There are reports from the US about residues of Clopyralid contamination in compost from golf courses and hay meadows.

(Click image to read the article)

The answer is simple; only compost material from your own garden but you must not use pesticides in your garden particularly the lawn if you want clean compost. Think of the bees and your kids or grandchildren. Do you want them running round on grass soaked in chemicals?

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Fighting to save bees

Beyer, the maker of neonicotinoid pesticides that have killed vast numbers of bees is taking the EU to court over the ban on it’s use. They obviously stand to lose a lot of money selling a poison that kills bees. How utterly cynical, irresponsible and downright stupid can they be?

We need to fight back because we rely on bees to pollinate plants that feed us. Without bees we are in a lot of trouble but Beyer does not care about that as long as they make a profit. It is time to stop them, please sign this petition.

There are other things we can do to help bees like not mowing all of the lawn. Leave some patches untouched to make nectar bars.

See this page for shrubs, bush fruits and trees that are good for bees.

If you have the space plant bees friendly plants go to this page on the RHS web site for more information.

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After harvest compost application

After clearing the onions and garlic the next step was to add 25mm (1 inch) of compost. Both the onions and garlic need digging out but the soil was not turned over. It was easy to use a fork to raise the bulbs and then gently remove them. Never just pull out the bulbs by the leaves as it will damage the stems which could cause the bulbs to rot during drying.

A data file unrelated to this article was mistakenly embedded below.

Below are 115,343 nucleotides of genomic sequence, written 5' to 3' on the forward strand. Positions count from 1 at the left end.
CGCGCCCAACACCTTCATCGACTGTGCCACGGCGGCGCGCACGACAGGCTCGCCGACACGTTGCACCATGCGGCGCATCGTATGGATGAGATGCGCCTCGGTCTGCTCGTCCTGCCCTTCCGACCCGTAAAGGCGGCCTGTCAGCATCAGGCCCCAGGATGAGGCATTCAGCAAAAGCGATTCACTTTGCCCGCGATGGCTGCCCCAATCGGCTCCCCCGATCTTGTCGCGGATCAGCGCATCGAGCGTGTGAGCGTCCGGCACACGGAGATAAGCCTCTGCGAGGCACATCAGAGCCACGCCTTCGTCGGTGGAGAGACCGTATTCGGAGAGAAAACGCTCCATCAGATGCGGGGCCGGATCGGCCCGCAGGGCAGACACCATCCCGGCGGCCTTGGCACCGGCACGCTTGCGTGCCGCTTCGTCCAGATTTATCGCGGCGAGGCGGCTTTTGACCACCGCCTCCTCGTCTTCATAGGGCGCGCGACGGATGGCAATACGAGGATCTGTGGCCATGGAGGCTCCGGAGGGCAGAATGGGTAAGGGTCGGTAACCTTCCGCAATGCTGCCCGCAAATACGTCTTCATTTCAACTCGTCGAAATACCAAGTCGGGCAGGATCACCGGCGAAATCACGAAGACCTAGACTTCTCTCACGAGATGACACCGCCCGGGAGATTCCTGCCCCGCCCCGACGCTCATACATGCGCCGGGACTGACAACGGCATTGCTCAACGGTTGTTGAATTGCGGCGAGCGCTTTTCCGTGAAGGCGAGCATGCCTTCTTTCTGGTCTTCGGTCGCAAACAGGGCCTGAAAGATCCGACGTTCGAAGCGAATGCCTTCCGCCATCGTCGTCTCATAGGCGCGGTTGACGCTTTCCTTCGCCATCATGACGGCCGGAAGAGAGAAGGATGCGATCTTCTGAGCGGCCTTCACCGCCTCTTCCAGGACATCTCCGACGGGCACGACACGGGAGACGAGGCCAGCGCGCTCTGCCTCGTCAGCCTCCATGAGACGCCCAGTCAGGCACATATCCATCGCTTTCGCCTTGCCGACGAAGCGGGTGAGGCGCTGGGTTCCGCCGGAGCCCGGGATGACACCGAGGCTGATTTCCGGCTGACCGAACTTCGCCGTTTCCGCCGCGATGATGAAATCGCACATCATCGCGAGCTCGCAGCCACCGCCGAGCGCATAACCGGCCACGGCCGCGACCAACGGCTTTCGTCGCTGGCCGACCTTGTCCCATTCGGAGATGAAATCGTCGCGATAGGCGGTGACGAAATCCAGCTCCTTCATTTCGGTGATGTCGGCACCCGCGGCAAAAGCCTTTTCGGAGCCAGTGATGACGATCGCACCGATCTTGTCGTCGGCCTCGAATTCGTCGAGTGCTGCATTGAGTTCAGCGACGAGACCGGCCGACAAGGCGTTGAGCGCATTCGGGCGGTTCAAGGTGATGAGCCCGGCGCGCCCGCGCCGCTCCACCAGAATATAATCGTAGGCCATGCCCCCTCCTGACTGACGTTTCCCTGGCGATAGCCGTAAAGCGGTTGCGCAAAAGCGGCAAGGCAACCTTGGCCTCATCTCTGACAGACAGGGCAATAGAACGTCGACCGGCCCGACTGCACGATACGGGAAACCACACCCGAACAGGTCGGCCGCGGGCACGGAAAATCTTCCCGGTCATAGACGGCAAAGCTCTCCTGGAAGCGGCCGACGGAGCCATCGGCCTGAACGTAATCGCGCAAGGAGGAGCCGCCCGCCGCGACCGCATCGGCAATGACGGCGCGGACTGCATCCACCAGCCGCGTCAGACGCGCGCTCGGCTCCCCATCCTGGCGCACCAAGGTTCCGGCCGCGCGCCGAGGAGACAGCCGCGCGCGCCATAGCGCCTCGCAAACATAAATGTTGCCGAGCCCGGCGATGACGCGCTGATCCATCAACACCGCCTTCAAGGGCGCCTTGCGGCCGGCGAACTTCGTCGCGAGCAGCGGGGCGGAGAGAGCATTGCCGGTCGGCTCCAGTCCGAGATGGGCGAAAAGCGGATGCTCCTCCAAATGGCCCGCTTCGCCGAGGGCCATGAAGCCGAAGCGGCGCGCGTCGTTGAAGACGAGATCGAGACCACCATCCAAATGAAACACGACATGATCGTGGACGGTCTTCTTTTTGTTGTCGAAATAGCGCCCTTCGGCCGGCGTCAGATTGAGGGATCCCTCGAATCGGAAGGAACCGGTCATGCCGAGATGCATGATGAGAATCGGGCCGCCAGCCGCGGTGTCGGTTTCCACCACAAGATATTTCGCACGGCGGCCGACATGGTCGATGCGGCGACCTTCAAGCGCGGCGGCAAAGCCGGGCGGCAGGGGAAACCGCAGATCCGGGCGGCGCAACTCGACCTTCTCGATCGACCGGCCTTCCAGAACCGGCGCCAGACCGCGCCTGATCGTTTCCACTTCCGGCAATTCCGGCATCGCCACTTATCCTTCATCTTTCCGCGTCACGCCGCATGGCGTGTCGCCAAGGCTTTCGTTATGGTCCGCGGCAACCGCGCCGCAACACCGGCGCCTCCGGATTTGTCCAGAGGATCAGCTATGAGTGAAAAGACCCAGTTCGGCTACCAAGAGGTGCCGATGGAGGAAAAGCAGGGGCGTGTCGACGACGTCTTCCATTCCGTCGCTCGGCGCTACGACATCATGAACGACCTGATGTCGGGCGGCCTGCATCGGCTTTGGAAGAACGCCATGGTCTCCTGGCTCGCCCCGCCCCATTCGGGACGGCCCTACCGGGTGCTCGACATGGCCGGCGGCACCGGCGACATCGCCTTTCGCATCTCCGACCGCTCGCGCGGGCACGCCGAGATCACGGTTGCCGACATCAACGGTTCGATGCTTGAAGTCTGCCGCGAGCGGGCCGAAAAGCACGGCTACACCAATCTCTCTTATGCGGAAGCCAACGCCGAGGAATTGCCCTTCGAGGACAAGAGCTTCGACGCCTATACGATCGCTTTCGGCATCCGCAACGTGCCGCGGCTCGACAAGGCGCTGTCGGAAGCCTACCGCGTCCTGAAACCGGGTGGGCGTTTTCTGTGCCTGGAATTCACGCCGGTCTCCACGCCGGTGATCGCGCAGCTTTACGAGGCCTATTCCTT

Photo: Sally Furness

The compost was made earlier this year so is about four months old. It has been sieved through a 10mm screen. The idea is to make several cubic metres of this a year so all the beds can have the same treatment. We are not quite there yet but with recent improvements to the compost mix the output should increase.  More soon on we have changed the way we make compost.

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Garlic harvest

Another crop harvested today, Garlic, Picardy Wight. The bulbs were planted in January. We have always chosen to plant early in the year rather than in the preceding autumn.

The bed used was at the top of the garden close to the greenhouse. The area was flooded to a  depth of 15cm (6 inches) last autumn so I doubt that an Autumn planting variety would have survived.

First time we have used this variety but it sounds ideal!

“Picardy Wight garlic is a softneck garlic originating from the province of Picardy in northern France and is known for its fierce flavour, great keeping, and ease of cultivation in cooler, wetter climates like ours. If you like your garlic strong, then this is the variety for you!”

Some of the garlic crop hanging from a beam in the shed.

Today we lifted 26 good sized bulbs and hung them to dry in the shed. They will be stored for use next year. With luck there should be enough for 4-6 months.

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Onion harvest